Skin whitening prevails throughout Asia. From Indonesia to Pakistan to India, the bulletin reads loud and clear: whiter skin wins. From skin bleaching clinics to pervasive billboard selling whitening creams, the trend dominates most street corners. Certainly as a caucasian traveler I understand the politics behind Asian skin whitening. However, its omnipresence also troubles me.
Understanding The Asian Skin Whitening Trend
1 – The Background on the Asian Skin Whitening Trend
Allan and I traveled extensively throughout Asia from Bali to Bangkok. Consequently we observed many Asians cloaked head to toe in scorching summer weather. Basically they covered every inch of their bodies in protective fabric. Presumably, they aim at avoiding the browning effects of tanning.
As evidence of this phenomenon, a March 2018 report by Global Industry Analysts projects the global market for skin whiteners to reach $31.2 billion USD by 2024. Furthermore, marketing ads promoting skin whitening creams and surgeries besiege almost everyone exploring the continent. When you travel in Asia, you really can’t escape the ivory hued directive.
Case in point, Allan and I accidentally walked into a skin whitening clinic in Bangkok. We had hoped to find a teeth bleaching facility. Instead, we confused the two and surprised not just ourselves.
The Tana Porn clinic lies just around the corner from our hotel. When Allan and I entered and asked about a whitening treatment, the workers started at us open jawed and blank faced. “We want to get our teeth whitened,” we mentioned. The response: “sir this is a skin whitening clinic.”
We exited bewildered. Why would anyone want to bleach their skin? The episode troubled me. So I decided to find out why.
2 – The Disadvantages of Being Dark
Discrimination abounds against darker skinned Asians. They are categorized as lower class, under educated laborers. As a consequence they usually earn less and are prohibited from holding more coveted and profitable positions. Those with brown skin are also assumed to have grown up in rural areas, thus making them part of a more inferior race.
Moreover the bias covers most corners of our planet. Even at home in Mexico, darker colored workers tend to hold less luxurious and poorly paid positions while their white counterparts control society.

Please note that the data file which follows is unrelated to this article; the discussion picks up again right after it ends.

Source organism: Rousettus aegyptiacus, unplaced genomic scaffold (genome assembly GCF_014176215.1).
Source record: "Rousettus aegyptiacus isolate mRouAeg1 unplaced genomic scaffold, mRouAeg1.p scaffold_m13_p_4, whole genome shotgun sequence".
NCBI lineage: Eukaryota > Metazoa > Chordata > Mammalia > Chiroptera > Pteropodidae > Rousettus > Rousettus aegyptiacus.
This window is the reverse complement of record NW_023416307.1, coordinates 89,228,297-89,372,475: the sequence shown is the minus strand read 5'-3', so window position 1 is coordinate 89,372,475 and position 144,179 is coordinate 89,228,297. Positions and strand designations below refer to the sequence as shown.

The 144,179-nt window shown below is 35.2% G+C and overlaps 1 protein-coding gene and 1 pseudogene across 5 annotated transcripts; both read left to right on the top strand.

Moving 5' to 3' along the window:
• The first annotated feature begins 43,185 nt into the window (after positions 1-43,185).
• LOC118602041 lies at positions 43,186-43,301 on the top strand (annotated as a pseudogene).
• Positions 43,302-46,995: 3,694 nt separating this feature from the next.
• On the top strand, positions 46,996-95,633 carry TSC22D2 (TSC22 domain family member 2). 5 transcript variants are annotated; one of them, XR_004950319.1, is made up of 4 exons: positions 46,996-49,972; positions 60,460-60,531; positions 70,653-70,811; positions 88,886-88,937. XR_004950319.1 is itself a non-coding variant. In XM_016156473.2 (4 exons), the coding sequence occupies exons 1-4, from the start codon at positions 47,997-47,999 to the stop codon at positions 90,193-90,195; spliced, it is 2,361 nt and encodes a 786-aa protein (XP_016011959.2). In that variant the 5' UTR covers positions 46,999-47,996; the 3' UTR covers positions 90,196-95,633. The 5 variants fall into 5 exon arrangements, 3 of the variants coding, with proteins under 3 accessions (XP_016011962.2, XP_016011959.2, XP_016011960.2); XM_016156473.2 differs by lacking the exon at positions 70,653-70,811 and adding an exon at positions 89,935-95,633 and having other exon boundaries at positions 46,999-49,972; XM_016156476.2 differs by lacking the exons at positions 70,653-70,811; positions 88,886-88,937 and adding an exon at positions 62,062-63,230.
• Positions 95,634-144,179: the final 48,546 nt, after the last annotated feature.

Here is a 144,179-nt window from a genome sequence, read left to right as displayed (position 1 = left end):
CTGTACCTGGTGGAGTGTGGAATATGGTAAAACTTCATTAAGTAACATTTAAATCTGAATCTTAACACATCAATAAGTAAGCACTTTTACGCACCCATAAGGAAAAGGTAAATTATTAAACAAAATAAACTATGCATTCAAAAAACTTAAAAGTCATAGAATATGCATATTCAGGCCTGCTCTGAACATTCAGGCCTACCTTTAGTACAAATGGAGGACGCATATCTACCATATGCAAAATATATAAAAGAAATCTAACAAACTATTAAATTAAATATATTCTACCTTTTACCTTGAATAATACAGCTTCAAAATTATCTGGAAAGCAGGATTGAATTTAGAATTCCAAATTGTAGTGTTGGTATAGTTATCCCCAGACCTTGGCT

3 – The Message: Whiter is Better
In 2016 Thai actress Cris Horwang caused outrage when she starred in short commercial for the skin company Seoul Secret. She attributed all her success to her porcelain skin. “White makes you win” Horwang boldly announced. After a global backlash the company quickly pulled the ad, but the slogan was not forgotten.
On the one hand I can understand why a skin whitening company would chose a celebrity to promote their product. In the West celebrities serve as our spokespeople and models. On the other, I strongly disagree with the message.
Even though we didn’t notice any direct discrimination in our travels against darker skinned Asians, the message was clear. Whiter people are better. As much as it shames me as a caucasian to write this, the bias prevails as obviously as a pink unicorn walking into Sunday mass.
4 – The Dangers of Skin Whitening
On the other hand mercury salt prevents the build up of melanin which darkens skin. Sadly mercury causes a long list of dangerous side effects from kidney damage to scarring to rashes. Moreover many companies fail to list mercury as an ingredient leaving consumers unaware of the inherent danger.
To me the failure to disclose the presence of mercury certainly alarms. If someone consciously decides to apply a potentially harmful product that’s their option. However, occulting that ingredient is criminal.
In comparison I look at the west’s obsession with tanning. UV rays can cause skin cancer. Furthermore self-tanning creams which darken skin could be just as harmful as whitening creams.
Rather than judge Asians for wanting to be whiter, I understand their plight. I tan moderately. And in the past I applied skin darkening creams. Although I no longer actively seek a golden brown hue, I do prefer being darker. Consequently it would be hypocritical of me to propose that Asians stop seeking an ivory appearance. Essentially I’m doing the exact same thing.
5 – In Conclusion
Asian skin whitening isn’t disappearing anytime soon. My guess is that humans will continue to change their appearance in search of beauty. Whether it’s skin whitening, tanning or plastic surgery, unfortunately most of us continue to be influenced by billboard ads and commercials promoting a celebrity like appearance. However, the real problem lies deeper than superficial alterations.
Our primary focus needs to be the elimination of discrimination. The color of your skin should not determine your place in society. Instead consider the content of someone’s character over one’s physical appearance. Once we start picking people based on real determining factors like personality, physical alterations will be immaterial.
Have you experienced the Asian skin whitening trend in your travels?
Please let me know in the comments.